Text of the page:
Stroke: Lower Cognitive Function Linked to Increase Risk, Mortality

Kumar Bharat Rajan, PhD Assistant Professor Department of Internal Medicine Section of Population Sciences Chicago IL 60612MedicalResearch.com Interview with:
Kumar Bharat Rajan, PhD
Assistant Professor
Department of Internal Medicine
Section of Population Sciences
Chicago IL 60612

Medical Research: What are the main findings of the paper?

Dr. Rajan: Lower levels of cognitive functioning was associated with incident stroke and the change in cognitive functioning was increased after incident stroke. Cognitive functioning was an independent marker of mortality even after accounting for incident stroke.

Medical Research:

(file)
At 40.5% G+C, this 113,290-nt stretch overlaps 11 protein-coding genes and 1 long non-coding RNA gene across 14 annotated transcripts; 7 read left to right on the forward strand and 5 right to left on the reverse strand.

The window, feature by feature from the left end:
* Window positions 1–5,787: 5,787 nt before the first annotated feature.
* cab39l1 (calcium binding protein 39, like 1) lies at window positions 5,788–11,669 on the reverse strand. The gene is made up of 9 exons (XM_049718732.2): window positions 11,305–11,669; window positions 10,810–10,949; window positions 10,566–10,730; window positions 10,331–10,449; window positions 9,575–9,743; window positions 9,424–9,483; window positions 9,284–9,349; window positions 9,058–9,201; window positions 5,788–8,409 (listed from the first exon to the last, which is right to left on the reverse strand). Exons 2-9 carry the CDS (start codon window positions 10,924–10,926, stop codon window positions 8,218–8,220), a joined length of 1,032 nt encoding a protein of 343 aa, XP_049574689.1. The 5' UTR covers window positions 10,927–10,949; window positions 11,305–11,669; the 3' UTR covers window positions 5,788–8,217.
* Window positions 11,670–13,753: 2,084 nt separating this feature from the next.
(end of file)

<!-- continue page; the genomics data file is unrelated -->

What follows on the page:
Were any of the findings unexpected?

Dr. Rajan: The strength of associations were stronger than expected.

Medical Research: What should clinicians take away from this report?

Dr. Rajan: Cognitive functioning and stroke are two important markers for mortality. A lower level of cognitive functioning can also impact stroke risk, while stroke has long-term impact on cognitive functioning. Both cognitive change and stroke increase mortality risk.

Medical Research: What recommendations for future studies do you have as a result of this work?

Dr. Rajan: First, we would like independent confirmation of our findings in both European and African American populations. Second, studies examining the underlying biological mechanisms might help us better understand the aging process.

Citation:

Association of Cognitive Functioning, Incident Stroke, and Mortality in Older AdultsKumar B. Rajan,Neelum T. Aggarwal,Robert S. Wilson,Susan A. Everson-Rose, and Denis A. Evans

Stroke. 2014;STROKEAHA.114.005143published online before print August 7 2014, doi:10.1161/STROKEAHA.114.005143

 

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